• Nothing in the source to support the assertion that O'Donnell's opinions were "unsubstantiated" and "historical errors" - one might draw such a conclusion for oneself, but we can't, not when writing in Wikipedia's voice. Guettarda (talk) 04:16, 7 April 2012 (UTC)

This is a living person. Yes, his reported statements on The Church of Jesus Christ of Latter-Day Saints offended many, perhaps even millions, and they do not promote religious tolerance and civility. Some may even question why he has a job. Wikipedia is very clear that when talking about Living Persons, there are very specific rules to publish. It is obvious the statements were received with disgust. What isn't know is if he believed them or not. If he did, should he be fired? Great question! Archf 1 (talk) 06:08, 7 April 2012 (UTC)

So here's a reasonable question. I watched the McLaughlin Group video and the first clip listed as well.It is beyond clear that O'Donnell does not regard Latter-Day Saints or their religion to be positive.He makes numerous inflammatory statements, several of which I personally agree with, but at the same time, there is a clear level of anger and vitriol in the way he presents his opinion. Regardless, would it be fair to simply state that "O'Donnell consistently attacks various aspects of Latter-Day Saint history and religious practices"? There would be no SYNTH there, nor BLP concern, simply a statement of fact. It isn't like O'Donnell makes an attempt to hide his attacks on these things, after all, he goes on nationally-run shows to voice his opinions. -- Avanu (talk) 06:12, 7 April 2012 (UTC)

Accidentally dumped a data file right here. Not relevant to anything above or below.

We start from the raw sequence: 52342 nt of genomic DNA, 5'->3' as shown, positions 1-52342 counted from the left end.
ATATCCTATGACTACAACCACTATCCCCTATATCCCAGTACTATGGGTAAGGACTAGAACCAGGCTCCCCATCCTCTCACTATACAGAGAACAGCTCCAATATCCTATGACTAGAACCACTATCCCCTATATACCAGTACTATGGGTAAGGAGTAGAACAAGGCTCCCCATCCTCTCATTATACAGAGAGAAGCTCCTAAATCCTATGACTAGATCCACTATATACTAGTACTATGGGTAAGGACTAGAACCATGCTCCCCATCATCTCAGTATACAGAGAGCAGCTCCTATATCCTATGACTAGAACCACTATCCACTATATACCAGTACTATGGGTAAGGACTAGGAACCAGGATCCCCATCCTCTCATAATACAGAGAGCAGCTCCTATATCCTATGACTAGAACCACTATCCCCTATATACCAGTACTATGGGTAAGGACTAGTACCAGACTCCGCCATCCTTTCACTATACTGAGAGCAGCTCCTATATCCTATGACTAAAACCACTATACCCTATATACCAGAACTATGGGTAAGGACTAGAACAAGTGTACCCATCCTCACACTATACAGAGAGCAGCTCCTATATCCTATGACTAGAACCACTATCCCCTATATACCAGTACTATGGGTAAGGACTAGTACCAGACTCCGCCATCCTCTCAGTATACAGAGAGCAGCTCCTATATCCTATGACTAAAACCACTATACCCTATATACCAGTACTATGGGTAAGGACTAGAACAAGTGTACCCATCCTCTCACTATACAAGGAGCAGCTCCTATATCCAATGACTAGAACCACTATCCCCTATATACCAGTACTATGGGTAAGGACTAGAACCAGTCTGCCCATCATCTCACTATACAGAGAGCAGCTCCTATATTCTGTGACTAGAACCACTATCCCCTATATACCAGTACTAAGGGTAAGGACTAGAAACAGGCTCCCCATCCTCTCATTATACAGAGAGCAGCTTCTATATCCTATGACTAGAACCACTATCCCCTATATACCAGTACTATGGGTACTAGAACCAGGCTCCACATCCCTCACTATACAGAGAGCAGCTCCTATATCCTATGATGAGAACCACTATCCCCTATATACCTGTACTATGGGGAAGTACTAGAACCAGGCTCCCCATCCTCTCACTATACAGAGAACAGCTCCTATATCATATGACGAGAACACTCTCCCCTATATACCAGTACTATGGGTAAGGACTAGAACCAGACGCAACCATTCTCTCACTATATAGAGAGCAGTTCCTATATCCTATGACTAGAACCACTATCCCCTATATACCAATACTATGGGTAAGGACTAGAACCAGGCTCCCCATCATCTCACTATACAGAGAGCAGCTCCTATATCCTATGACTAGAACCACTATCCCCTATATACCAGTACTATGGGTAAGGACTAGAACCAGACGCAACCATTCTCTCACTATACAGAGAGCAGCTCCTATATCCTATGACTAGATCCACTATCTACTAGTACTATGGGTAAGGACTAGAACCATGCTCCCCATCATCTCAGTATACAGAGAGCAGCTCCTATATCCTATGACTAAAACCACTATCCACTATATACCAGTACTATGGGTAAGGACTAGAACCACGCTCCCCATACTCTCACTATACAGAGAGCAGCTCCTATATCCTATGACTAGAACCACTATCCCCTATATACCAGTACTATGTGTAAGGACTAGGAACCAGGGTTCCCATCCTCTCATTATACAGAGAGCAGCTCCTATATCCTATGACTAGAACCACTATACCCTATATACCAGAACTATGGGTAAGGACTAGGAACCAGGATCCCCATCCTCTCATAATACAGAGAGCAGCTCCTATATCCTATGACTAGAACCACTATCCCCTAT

I didn't put the comment you pulled off That was Lawrence1138. Archf 1 (talk) 06:35, 7 April 2012 (UTC)
I've removed the para per WP:BLP. No significant mainstream media coverage of this alleged controversy whatsoever. The comment pissed off a few Mormons and they said so in their media outlets (later echoed by extreme right-wing media), but that's it. -- Scjessey (talk) 22:04, 9 April 2012 (UTC)